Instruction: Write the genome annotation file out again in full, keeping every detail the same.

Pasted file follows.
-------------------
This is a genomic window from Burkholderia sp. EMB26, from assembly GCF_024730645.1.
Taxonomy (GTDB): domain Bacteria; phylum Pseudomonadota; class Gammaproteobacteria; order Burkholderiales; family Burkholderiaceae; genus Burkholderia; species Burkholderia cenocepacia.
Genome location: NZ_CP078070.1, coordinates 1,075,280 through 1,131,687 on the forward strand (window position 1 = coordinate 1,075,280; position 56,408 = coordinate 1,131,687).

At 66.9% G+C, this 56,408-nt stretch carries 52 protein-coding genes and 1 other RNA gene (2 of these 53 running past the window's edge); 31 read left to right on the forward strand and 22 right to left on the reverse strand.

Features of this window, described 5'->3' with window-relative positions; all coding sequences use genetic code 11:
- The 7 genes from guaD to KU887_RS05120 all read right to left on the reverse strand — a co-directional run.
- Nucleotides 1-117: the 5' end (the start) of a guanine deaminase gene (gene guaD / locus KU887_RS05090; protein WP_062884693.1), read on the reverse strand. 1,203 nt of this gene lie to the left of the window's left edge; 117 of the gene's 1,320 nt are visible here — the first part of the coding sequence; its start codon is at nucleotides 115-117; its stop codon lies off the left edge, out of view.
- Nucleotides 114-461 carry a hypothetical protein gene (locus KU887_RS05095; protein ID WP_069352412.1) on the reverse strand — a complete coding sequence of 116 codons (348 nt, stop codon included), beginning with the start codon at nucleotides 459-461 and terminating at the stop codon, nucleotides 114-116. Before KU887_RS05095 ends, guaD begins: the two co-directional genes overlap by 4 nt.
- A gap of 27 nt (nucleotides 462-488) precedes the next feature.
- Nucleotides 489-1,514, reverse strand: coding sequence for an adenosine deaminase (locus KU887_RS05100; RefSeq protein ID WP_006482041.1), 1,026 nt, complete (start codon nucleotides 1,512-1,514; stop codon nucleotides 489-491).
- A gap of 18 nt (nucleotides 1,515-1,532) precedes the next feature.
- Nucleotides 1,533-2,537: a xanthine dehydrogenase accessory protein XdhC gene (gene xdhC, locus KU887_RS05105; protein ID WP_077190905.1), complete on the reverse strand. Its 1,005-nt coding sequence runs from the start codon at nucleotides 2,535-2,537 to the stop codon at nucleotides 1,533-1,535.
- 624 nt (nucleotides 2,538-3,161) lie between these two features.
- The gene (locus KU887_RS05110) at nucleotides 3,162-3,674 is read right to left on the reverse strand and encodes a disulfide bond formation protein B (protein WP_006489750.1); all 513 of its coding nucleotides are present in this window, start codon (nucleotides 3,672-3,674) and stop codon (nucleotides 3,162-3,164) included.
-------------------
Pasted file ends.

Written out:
This is a genomic window from Burkholderia sp. EMB26, from assembly GCF_024730645.1.
Taxonomy (GTDB): domain Bacteria; phylum Pseudomonadota; class Gammaproteobacteria; order Burkholderiales; family Burkholderiaceae; genus Burkholderia; species Burkholderia cenocepacia.
Genome location: NZ_CP078070.1, coordinates 1,075,280 through 1,131,687 on the forward strand (window position 1 = coordinate 1,075,280; position 56,408 = coordinate 1,131,687).

At 66.9% G+C, this 56,408-nt stretch carries 52 protein-coding genes and 1 other RNA gene (2 of these 53 running past the window's edge); 31 read left to right on the forward strand and 22 right to left on the reverse strand.

Features of this window, described 5'->3' with window-relative positions; all coding sequences use genetic code 11:
- The 7 genes from guaD to KU887_RS05120 all read right to left on the reverse strand — a co-directional run.
- Nucleotides 1-117: the 5' end (the start) of a guanine deaminase gene (gene guaD / locus KU887_RS05090; protein WP_062884693.1), read on the reverse strand. 1,203 nt of this gene lie to the left of the window's left edge; 117 of the gene's 1,320 nt are visible here — the first part of the coding sequence; its start codon is at nucleotides 115-117; its stop codon lies off the left edge, out of view.
- Nucleotides 114-461 carry a hypothetical protein gene (locus KU887_RS05095; protein ID WP_069352412.1) on the reverse strand — a complete coding sequence of 116 codons (348 nt, stop codon included), beginning with the start codon at nucleotides 459-461 and terminating at the stop codon, nucleotides 114-116. Before KU887_RS05095 ends, guaD begins: the two co-directional genes overlap by 4 nt.
- A gap of 27 nt (nucleotides 462-488) precedes the next feature.
- Nucleotides 489-1,514, reverse strand: coding sequence for an adenosine deaminase (locus KU887_RS05100; RefSeq protein ID WP_006482041.1), 1,026 nt, complete (start codon nucleotides 1,512-1,514; stop codon nucleotides 489-491).
- A gap of 18 nt (nucleotides 1,515-1,532) precedes the next feature.
- Nucleotides 1,533-2,537: a xanthine dehydrogenase accessory protein XdhC gene (gene xdhC, locus KU887_RS05105; protein ID WP_077190905.1), complete on the reverse strand. Its 1,005-nt coding sequence runs from the start codon at nucleotides 2,535-2,537 to the stop codon at nucleotides 1,533-1,535.
- 624 nt (nucleotides 2,538-3,161) lie between these two features.
- The gene (locus KU887_RS05110) at nucleotides 3,162-3,674 is read right to left on the reverse strand and encodes a disulfide bond formation protein B (protein WP_006489750.1); all 513 of its coding nucleotides are present in this window, start codon (nucleotides 3,672-3,674) and stop codon (nucleotides 3,162-3,164) included.